Anglo-Iranian relations continue to be comparatively healthy, with the recent accreditation of a new ambassador, Richard Dalton, and of significance, the opening of the British Council. Anglophilia is relatively widespread though not always for the right reasons (there is a widespread assumption that know how to run things, and indeed do run things, so there is an admiration even if it is grudging). The debacle over the nomination of David Reddaway as ambassador last year, has largely subsided, though it reminds us that relations, certainly at the state level, remain fragile. There are also a number of points which need in addition to be kept in mind, and which, to my mind would need addressing, should there be a desire to expand Anglo-Iranian relations:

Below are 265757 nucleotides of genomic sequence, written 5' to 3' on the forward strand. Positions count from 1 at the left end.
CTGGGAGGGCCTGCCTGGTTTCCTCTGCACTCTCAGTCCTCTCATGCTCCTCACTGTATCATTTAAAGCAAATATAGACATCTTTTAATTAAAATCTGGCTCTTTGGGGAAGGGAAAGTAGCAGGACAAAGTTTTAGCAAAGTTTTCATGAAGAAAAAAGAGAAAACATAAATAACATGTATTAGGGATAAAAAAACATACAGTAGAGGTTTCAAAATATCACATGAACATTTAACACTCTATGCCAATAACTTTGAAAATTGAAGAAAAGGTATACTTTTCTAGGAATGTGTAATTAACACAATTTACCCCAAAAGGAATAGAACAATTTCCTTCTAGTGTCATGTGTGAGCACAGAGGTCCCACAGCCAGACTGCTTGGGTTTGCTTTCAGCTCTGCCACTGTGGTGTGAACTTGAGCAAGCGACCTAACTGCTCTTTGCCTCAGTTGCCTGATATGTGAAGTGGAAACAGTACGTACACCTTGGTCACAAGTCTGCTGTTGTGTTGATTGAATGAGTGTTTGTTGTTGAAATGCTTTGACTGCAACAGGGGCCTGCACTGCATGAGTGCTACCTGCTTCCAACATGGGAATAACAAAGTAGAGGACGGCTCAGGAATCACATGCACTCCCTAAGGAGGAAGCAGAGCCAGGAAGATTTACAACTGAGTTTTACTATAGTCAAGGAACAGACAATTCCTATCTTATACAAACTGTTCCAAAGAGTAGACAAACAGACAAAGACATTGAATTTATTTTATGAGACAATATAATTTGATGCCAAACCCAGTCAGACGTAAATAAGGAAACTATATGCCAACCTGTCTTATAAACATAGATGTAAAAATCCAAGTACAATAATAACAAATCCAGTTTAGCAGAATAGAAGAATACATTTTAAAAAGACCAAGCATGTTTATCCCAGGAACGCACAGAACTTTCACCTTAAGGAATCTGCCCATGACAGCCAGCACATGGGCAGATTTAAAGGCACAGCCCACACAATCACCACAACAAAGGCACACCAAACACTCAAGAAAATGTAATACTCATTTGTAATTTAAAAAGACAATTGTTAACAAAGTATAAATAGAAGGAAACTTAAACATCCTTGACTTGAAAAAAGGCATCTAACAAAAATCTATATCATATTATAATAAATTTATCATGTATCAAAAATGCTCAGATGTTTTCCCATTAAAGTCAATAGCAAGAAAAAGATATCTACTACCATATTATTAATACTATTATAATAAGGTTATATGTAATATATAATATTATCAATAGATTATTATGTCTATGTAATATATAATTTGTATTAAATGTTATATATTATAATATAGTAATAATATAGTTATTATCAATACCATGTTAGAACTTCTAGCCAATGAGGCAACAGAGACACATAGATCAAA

Britain should avoid associating, at whatever level, with opposition groups, in particular the Mujahedin-e Khalq Organisation, who are resident in Iraq and largely discredited in the eyes of the Iranian public. Neither should they be seen to be cultivating links with the Pahlavi's, since this will only enhance feelings of paranoia about Britain's true intentions.

Britain should try and limit its association, in the public mind at least, with the more conservative elements in the clerical classes in Iran. Few Iranians will fail to point out that Islamic centres abound in Britain, and that many of the most hardline Ayatollahs seem to have little difficulty in gaining access to Britain. Given their unpopularity in Iran, Britain's "links" are injudicious.